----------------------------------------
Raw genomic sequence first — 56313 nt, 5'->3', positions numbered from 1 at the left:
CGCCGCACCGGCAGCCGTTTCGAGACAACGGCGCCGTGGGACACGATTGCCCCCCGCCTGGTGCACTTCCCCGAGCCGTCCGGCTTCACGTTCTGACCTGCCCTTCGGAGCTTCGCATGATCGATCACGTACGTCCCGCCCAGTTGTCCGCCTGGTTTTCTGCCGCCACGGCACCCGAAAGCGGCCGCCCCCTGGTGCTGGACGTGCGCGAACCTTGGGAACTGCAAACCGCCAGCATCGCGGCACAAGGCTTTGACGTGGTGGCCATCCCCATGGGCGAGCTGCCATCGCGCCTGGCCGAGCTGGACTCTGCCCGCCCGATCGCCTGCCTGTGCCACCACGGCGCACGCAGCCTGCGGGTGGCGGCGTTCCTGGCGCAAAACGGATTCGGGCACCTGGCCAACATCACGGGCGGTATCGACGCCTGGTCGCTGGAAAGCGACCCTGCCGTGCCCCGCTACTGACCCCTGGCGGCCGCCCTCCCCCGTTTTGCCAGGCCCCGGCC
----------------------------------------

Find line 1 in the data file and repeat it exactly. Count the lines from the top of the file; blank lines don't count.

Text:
Raw genomic sequence first — 56313 nt, 5'->3', positions numbered from 1 at the left: